But we still had tough horses in the 1950s and I recall two or three instances as late as the 1960s of horses running twice in one day, albeit without the results that Virago achieved. They came to no harm, but I suppose it was no surprise when the practice was outlawed.
There was quite a long dry spell in the summer of 1955, when most courses were reporting firm or even hard going, but that did not result in depleted fields. Horses coped with the conditions they found, and trainers had yet to become paranoid about underfoot conditions.
Then watering of courses was gradually introduced – everywhere except at Bath – and it is hardly coincidental that today’s breed is softer, less sound and more prone to injury.
All trainers of long experience have recognised a deterioration in those respects.
But we can’t blame tap-happy clerks for all the ills in the racehorse population. The breeding industry, so ordered and exemplary in the centuries when 40 mares constituted a full book, became nothing short of chaotic once books expanded into three figures with greed taking hold.
The percentage of sires who achieved real success remained as low as ever, while some stallions had 500 foals before they became recognised as failures.
No horse of the modern era can hope to match the achievements of Northern Dancer, who sired a remarkably high percentage of stakes winners while never having a crop larger than 36.
There were a number of prominent owner-breeders operating with success in the 1950s, but none was ever so dominant that others were discouraged from competing with them.
And nobody routinely reigned over the yearling market. Everyone could feel that they had a chance, something that cannot be said these days, when the super-rich boringly rule the roost.
Regulation needed in stallions
We should, like Germany, have regulation in the breeding industry, with horses having to meet certain criteria, including ability over at least two seasons in training, conformation and soundness, to earn an opportunity at stud. But it’s a bit late for that. Restraint of trade, etc.
For 100 years there were separate governing bodies for Flat and National Hunt racing, which effectively and rightly acknowledged that they were two different sports.
It was a backward step to ditch that distinction, given that one form exists as a consequential part of a global bloodstock industry, while the other is a popular diversion with a limited profile outside Britain and Ireland.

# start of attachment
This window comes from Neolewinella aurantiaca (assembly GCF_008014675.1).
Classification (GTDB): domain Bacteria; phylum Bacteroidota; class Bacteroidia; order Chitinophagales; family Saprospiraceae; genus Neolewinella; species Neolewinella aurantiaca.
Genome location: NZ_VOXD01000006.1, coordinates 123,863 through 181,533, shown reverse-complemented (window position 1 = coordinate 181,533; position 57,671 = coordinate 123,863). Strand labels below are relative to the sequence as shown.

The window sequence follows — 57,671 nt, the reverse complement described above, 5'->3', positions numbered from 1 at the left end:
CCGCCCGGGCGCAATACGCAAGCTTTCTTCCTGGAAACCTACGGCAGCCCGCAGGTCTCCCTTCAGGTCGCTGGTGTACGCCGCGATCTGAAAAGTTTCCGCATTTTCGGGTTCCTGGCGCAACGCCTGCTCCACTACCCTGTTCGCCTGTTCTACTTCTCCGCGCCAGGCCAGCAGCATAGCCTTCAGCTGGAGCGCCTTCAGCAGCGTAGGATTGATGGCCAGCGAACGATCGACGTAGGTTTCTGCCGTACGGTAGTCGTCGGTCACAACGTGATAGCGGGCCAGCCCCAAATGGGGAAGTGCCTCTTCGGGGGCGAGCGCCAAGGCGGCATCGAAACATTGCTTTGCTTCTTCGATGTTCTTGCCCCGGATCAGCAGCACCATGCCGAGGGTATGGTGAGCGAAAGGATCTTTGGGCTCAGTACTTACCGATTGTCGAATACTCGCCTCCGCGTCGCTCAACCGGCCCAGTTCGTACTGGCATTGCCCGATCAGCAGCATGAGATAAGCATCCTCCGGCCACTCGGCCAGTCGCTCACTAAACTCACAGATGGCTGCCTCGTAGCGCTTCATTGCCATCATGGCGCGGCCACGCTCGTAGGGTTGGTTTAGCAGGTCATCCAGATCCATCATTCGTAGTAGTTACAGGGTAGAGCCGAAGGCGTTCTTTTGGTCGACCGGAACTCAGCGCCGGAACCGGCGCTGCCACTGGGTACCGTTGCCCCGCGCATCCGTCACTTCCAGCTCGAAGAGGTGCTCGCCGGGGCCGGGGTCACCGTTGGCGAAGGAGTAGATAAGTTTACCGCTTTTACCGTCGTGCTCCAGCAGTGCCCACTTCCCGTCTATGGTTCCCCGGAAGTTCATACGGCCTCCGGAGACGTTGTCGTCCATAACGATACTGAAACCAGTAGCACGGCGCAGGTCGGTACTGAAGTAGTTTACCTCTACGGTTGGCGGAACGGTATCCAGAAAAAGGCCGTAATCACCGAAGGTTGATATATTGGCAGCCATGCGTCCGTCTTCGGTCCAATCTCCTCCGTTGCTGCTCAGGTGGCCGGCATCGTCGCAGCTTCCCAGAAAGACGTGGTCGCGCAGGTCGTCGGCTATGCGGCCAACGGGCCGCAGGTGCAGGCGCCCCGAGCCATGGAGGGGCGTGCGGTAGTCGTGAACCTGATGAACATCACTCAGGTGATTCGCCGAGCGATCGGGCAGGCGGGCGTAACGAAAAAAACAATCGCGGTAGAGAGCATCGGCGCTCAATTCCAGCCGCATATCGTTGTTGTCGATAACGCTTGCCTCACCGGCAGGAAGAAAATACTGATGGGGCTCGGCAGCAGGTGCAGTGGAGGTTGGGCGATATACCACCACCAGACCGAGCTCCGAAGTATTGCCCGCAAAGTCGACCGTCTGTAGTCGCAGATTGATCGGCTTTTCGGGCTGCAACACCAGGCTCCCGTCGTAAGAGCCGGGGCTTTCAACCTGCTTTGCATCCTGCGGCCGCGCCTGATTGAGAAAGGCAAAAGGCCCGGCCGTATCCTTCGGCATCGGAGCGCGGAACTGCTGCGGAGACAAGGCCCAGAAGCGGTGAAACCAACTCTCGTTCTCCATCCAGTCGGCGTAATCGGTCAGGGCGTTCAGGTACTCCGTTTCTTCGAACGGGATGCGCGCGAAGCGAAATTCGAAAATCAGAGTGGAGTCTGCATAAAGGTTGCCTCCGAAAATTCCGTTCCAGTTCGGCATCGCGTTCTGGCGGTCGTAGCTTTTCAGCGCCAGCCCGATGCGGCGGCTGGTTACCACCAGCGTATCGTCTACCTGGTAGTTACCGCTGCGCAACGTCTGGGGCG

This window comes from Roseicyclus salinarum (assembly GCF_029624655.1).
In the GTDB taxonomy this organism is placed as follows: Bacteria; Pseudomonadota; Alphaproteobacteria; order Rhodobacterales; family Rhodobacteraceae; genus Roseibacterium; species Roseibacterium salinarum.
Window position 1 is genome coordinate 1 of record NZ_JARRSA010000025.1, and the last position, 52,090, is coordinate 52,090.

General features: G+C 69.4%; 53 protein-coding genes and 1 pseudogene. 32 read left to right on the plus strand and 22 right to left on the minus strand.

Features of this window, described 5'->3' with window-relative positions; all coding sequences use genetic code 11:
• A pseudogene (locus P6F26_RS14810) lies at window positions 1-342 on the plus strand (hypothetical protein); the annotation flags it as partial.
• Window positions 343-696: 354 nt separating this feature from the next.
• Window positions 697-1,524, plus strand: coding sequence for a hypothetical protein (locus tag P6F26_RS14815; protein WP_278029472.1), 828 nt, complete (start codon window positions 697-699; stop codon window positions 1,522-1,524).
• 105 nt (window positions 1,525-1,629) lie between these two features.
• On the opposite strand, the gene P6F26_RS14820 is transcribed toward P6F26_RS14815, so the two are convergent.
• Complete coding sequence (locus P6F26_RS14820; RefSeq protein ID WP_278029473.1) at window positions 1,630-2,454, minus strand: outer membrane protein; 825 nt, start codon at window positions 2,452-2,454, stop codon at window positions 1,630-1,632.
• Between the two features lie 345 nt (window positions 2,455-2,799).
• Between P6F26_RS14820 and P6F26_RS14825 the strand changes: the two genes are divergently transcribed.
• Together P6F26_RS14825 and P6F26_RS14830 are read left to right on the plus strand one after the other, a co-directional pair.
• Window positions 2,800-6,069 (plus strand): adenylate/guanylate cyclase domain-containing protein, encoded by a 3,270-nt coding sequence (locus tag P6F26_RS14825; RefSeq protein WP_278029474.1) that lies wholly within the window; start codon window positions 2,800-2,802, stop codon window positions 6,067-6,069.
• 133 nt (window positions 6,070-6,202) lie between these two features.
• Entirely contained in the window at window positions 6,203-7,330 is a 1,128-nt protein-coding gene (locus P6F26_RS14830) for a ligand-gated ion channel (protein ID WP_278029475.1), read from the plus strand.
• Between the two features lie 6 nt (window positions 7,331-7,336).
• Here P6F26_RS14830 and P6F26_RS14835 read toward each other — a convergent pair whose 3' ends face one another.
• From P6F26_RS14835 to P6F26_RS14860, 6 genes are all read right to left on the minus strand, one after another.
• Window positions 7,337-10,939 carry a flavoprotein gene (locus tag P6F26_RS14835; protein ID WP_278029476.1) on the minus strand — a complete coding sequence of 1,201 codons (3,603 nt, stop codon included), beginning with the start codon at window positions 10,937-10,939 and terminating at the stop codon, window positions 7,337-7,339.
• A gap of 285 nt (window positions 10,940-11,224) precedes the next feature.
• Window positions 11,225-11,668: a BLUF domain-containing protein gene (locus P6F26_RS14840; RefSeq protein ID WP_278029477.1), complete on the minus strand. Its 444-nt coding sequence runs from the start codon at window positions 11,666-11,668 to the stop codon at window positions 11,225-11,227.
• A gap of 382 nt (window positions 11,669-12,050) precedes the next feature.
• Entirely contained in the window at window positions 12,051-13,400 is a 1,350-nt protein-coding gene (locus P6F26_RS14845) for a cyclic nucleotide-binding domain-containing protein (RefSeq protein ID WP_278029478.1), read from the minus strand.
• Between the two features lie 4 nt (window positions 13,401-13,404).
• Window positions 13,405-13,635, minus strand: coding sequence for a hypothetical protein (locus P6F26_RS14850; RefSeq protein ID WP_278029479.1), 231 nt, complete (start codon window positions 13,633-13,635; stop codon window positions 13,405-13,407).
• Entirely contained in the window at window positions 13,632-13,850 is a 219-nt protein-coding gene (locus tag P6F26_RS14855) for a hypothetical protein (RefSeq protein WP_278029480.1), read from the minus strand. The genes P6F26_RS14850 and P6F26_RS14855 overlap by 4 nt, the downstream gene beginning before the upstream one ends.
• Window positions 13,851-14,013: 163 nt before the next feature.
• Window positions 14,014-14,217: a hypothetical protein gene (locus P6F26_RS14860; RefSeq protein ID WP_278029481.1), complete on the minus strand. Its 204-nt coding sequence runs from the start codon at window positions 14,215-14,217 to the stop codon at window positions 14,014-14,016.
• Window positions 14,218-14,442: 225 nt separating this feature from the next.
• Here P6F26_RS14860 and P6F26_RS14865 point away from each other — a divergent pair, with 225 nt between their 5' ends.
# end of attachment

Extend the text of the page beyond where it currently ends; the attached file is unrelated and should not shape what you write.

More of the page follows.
One tradition that was absurdly abandoned, but might just be reinstated before long is the method of determining the jockeys’ title.
The season now runs from Guineas weekend to Champions Day, and to ignore a large chunk of it is living a lie. By next month there will have been four bogus champions, and I can but hope that the rumour of a return to sanity is correct.
Two more pet gripes before I’m done.
The transfer of the Champion Stakes from its traditional Newmarket home to Ascot was unforgivable. The straight mile and a quarter on the quick-draining Rowley course made it a unique test, and it is simply not the same race going clockwise at a venue prone to soggy conditions at that time of year.
I don’t hold out much hope of a return to common sense in that case, and I’m no more confident over my last one.
But it needs saying again. Moving the Derby from Wednesday to Saturday was a catastrophic blunder, a classic example of self-harm.
On its midweek date it had a huge media profile, dominating the schedule as the day’s main event, and Epsom forfeited all that for a weekend slot where it would inevitably find competition from alternative attractions.
I have been present at more than 50 Derbys. If I had been growing up in the era of a Saturday Derby, would it have seemed special to me and made me one of its keenest supporters?